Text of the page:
"He wrote, penciled, inked and lettered all of his own stories," Karasik writes in an email. "As a one-man-cartooning-band, his work packs the wallop of a unique and unified artistic vision. In the earliest days of the comic book, before censorship, it was 'anything goes!'—and in the tales of Fletcher Hanks, anything went!"

After Karasik saw Toth's Hanks-themed cookies on the website Comics Alliance, he contacted her about buying some. Featuring such images as a disembodied head glumly extolling "Have Mercy!" they're wonderfully over-the-top representations of comic book excess, and Toth has reproduced entire Hanks stories in baked-goods form.

"What I like about Hanks' character Stardust the Super-Wizard is that he's a superhero not confined by any limitation of powers. Whatever they want to give him, he has," Toth says. "We don't really use that in our storytelling any more. I think it's really interesting to not limit yourself, even slightly."

The cookies have earned Karasik's approval (though even he admits to trouble bringing himself to eat them). "Putting edible panels from Golden Age comics onto the tops of cookies is a bizarre idea, which is precisely why Fletcher Hanks is the perfect artist of choice," Karasik says. "Sylvia's approach could be correlated to Hanks' aesthetic: take that bizarre idea and execute it with decisive, straightforward simplicity."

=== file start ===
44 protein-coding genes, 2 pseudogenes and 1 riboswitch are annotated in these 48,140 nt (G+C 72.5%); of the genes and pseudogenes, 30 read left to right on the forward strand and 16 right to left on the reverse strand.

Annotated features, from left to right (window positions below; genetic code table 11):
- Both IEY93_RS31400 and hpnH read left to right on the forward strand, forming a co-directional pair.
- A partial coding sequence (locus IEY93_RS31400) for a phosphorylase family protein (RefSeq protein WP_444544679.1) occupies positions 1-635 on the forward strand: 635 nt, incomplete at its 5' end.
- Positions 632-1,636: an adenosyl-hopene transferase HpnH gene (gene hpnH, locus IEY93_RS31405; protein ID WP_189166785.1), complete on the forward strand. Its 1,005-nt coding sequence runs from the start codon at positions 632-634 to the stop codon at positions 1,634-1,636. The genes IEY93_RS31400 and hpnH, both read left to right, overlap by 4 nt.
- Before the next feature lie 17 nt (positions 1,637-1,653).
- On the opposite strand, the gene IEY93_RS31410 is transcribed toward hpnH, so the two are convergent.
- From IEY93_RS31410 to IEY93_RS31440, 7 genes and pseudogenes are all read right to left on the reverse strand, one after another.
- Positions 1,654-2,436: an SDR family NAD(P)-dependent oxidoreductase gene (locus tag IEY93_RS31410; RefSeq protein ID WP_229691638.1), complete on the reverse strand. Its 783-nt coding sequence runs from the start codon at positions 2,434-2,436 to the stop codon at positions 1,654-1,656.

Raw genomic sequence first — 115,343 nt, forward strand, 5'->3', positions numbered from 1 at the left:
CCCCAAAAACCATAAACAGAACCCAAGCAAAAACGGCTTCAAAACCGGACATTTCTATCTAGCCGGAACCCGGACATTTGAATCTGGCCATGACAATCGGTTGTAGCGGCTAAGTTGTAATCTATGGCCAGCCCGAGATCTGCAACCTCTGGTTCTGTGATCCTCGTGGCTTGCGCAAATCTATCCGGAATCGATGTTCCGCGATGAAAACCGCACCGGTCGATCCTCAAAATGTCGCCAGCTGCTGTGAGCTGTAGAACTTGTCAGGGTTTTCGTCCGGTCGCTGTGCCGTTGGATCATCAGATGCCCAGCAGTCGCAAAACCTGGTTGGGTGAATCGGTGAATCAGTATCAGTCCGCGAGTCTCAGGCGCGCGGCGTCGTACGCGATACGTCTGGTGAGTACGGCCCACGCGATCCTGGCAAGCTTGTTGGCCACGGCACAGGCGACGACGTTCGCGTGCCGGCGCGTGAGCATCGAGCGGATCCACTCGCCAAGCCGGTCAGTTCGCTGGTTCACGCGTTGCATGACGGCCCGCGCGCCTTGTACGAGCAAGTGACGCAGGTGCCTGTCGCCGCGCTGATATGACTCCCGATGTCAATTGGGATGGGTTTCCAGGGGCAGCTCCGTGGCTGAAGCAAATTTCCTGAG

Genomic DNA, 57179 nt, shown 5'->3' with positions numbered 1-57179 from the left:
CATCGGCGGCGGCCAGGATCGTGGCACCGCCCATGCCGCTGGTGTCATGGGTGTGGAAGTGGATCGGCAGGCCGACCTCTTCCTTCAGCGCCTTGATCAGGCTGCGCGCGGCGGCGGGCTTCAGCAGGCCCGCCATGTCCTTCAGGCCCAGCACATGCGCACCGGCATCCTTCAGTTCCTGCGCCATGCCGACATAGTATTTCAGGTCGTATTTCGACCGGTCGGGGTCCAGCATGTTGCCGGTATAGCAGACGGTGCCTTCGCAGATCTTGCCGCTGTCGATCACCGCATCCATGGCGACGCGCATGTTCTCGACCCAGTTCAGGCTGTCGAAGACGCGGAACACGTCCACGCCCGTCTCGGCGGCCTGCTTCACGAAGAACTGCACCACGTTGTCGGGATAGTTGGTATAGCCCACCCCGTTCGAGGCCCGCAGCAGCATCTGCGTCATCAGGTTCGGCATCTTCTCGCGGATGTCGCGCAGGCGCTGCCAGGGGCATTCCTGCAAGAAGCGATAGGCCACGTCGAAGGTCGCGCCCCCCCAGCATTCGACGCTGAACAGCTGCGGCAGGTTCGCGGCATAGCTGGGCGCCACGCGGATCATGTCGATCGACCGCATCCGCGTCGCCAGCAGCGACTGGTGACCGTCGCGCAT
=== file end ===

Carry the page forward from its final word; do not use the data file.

He understands why the comics have translated so well to cookie form: "Hanks' work has a powerful graphic simplicity that is without peer in superhero comics. It would work on postage stamps."

Toth, a Guilford College graduate who works a day job doing "office monkey-type stuff" at UNC School of Medicine, started baking a few years ago as a way to bring food to a friend's Sunday dinners. Eventually, Toth decided to merge her love of comics and cookies into what would become Golden Age Bakery. After going through countless combinations of the "hundreds" of recipes for sugar cookies she knew, she settled into her current brand of thick, rectangular cookies formatted to accommodate the comic book panels.

Toth wants to expand the range of comics featured on her cookies, though she's still looking into what options are legal. "It's so hard to know who has the rights to these images, and I try so hard to do things correctly," she says. "The nice thing about these is that they're edible—they're made to be consumed, then they're gone. So it's a gray area—it's not a reproduction meant to be hung up on a wall, it'll be gone in a day."

Toth has a black belt in Ninjutsu, has done improv at DCI Comedy Theater and is getting married in March. Even with these extra obligations, she wants to expand her business.

"In my wildest dreams, I would love to open an actual location," Toth says. "It wouldn't just be for cookies—I would hire someone to make breads. That's definitely pie-in-the-sky at this moment. Right now, my goal is to build up a base of local customers, and have this as, if not a full-time job—because I love my office work—but something that at least supports itself."

And she already has a plan for people who are hesitant to eat her cookies—branching out into cupcakes. "I've never heard of anyone holding on to a cupcake for very long."

This article appeared in print with the headline "Let the Golden Age begin."